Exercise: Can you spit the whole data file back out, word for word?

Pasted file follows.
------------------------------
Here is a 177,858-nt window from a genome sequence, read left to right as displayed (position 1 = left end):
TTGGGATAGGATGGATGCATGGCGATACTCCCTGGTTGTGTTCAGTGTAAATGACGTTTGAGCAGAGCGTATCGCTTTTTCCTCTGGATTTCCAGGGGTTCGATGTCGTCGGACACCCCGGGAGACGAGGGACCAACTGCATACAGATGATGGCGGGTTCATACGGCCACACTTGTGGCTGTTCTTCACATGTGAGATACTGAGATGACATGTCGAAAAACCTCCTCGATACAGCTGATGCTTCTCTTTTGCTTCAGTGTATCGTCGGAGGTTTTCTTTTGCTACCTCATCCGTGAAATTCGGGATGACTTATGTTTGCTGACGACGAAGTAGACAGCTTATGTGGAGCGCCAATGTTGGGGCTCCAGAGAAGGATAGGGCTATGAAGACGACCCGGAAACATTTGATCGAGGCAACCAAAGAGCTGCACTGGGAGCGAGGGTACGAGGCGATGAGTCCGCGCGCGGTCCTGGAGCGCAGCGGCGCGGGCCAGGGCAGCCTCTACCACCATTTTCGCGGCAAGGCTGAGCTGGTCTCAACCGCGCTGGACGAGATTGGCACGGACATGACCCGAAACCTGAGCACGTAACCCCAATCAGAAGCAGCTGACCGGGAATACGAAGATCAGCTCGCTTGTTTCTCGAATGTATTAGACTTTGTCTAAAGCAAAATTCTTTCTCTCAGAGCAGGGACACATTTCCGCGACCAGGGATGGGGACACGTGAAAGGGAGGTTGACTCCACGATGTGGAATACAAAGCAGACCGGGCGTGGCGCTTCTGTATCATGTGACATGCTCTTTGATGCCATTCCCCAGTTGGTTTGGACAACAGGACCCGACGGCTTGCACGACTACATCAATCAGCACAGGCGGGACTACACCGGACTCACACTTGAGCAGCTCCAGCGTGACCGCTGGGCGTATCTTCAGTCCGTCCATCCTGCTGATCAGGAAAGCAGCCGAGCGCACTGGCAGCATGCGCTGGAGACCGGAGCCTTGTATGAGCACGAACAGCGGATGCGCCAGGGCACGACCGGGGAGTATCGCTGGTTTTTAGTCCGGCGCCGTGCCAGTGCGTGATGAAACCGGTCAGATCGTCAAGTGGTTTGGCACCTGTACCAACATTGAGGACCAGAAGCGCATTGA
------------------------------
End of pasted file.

Here is a 177,858-nt window from a genome sequence, read left to right as displayed (position 1 = left end):
TTGGGATAGGATGGATGCATGGCGATACTCCCTGGTTGTGTTCAGTGTAAATGACGTTTGAGCAGAGCGTATCGCTTTTTCCTCTGGATTTCCAGGGGTTCGATGTCGTCGGACACCCCGGGAGACGAGGGACCAACTGCATACAGATGATGGCGGGTTCATACGGCCACACTTGTGGCTGTTCTTCACATGTGAGATACTGAGATGACATGTCGAAAAACCTCCTCGATACAGCTGATGCTTCTCTTTTGCTTCAGTGTATCGTCGGAGGTTTTCTTTTGCTACCTCATCCGTGAAATTCGGGATGACTTATGTTTGCTGACGACGAAGTAGACAGCTTATGTGGAGCGCCAATGTTGGGGCTCCAGAGAAGGATAGGGCTATGAAGACGACCCGGAAACATTTGATCGAGGCAACCAAAGAGCTGCACTGGGAGCGAGGGTACGAGGCGATGAGTCCGCGCGCGGTCCTGGAGCGCAGCGGCGCGGGCCAGGGCAGCCTCTACCACCATTTTCGCGGCAAGGCTGAGCTGGTCTCAACCGCGCTGGACGAGATTGGCACGGACATGACCCGAAACCTGAGCACGTAACCCCAATCAGAAGCAGCTGACCGGGAATACGAAGATCAGCTCGCTTGTTTCTCGAATGTATTAGACTTTGTCTAAAGCAAAATTCTTTCTCTCAGAGCAGGGACACATTTCCGCGACCAGGGATGGGGACACGTGAAAGGGAGGTTGACTCCACGATGTGGAATACAAAGCAGACCGGGCGTGGCGCTTCTGTATCATGTGACATGCTCTTTGATGCCATTCCCCAGTTGGTTTGGACAACAGGACCCGACGGCTTGCACGACTACATCAATCAGCACAGGCGGGACTACACCGGACTCACACTTGAGCAGCTCCAGCGTGACCGCTGGGCGTATCTTCAGTCCGTCCATCCTGCTGATCAGGAAAGCAGCCGAGCGCACTGGCAGCATGCGCTGGAGACCGGAGCCTTGTATGAGCACGAACAGCGGATGCGCCAGGGCACGACCGGGGAGTATCGCTGGTTTTTAGTCCGGCGCCGTGCCAGTGCGTGATGAAACCGGTCAGATCGTCAAGTGGTTTGGCACCTGTACCAACATTGAGGACCAGAAGCGCATTGA